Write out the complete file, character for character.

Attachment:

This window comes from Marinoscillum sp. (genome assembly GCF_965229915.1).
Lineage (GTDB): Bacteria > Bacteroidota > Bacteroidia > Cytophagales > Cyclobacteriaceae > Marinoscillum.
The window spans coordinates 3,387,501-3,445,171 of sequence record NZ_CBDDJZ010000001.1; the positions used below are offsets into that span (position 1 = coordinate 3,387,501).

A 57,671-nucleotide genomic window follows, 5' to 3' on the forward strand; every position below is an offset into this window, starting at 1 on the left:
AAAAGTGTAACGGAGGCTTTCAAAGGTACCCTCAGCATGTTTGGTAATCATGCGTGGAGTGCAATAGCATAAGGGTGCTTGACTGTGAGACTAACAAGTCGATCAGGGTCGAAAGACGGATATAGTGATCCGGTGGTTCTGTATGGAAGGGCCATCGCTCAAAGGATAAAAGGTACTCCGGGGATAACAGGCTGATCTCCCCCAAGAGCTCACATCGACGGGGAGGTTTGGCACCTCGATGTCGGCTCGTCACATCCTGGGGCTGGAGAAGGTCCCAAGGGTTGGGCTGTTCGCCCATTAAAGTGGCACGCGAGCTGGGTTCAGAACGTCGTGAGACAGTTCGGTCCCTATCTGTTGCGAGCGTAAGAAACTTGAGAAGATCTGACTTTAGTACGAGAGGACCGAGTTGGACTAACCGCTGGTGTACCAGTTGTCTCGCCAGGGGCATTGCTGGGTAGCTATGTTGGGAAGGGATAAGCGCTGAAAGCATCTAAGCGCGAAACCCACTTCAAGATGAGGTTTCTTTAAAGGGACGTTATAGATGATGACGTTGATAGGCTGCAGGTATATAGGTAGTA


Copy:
This window comes from Marinoscillum sp. (genome assembly GCF_965229915.1).
Lineage (GTDB): Bacteria > Bacteroidota > Bacteroidia > Cytophagales > Cyclobacteriaceae > Marinoscillum.
The window spans coordinates 3,387,501-3,445,171 of sequence record NZ_CBDDJZ010000001.1; the positions used below are offsets into that span (position 1 = coordinate 3,387,501).

A 57,671-nucleotide genomic window follows, 5' to 3' on the forward strand; every position below is an offset into this window, starting at 1 on the left:
AAAAGTGTAACGGAGGCTTTCAAAGGTACCCTCAGCATGTTTGGTAATCATGCGTGGAGTGCAATAGCATAAGGGTGCTTGACTGTGAGACTAACAAGTCGATCAGGGTCGAAAGACGGATATAGTGATCCGGTGGTTCTGTATGGAAGGGCCATCGCTCAAAGGATAAAAGGTACTCCGGGGATAACAGGCTGATCTCCCCCAAGAGCTCACATCGACGGGGAGGTTTGGCACCTCGATGTCGGCTCGTCACATCCTGGGGCTGGAGAAGGTCCCAAGGGTTGGGCTGTTCGCCCATTAAAGTGGCACGCGAGCTGGGTTCAGAACGTCGTGAGACAGTTCGGTCCCTATCTGTTGCGAGCGTAAGAAACTTGAGAAGATCTGACTTTAGTACGAGAGGACCGAGTTGGACTAACCGCTGGTGTACCAGTTGTCTCGCCAGGGGCATTGCTGGGTAGCTATGTTGGGAAGGGATAAGCGCTGAAAGCATCTAAGCGCGAAACCCACTTCAAGATGAGGTTTCTTTAAAGGGACGTTATAGATGATGACGTTGATAGGCTGCAGGTATATAGGTAGTA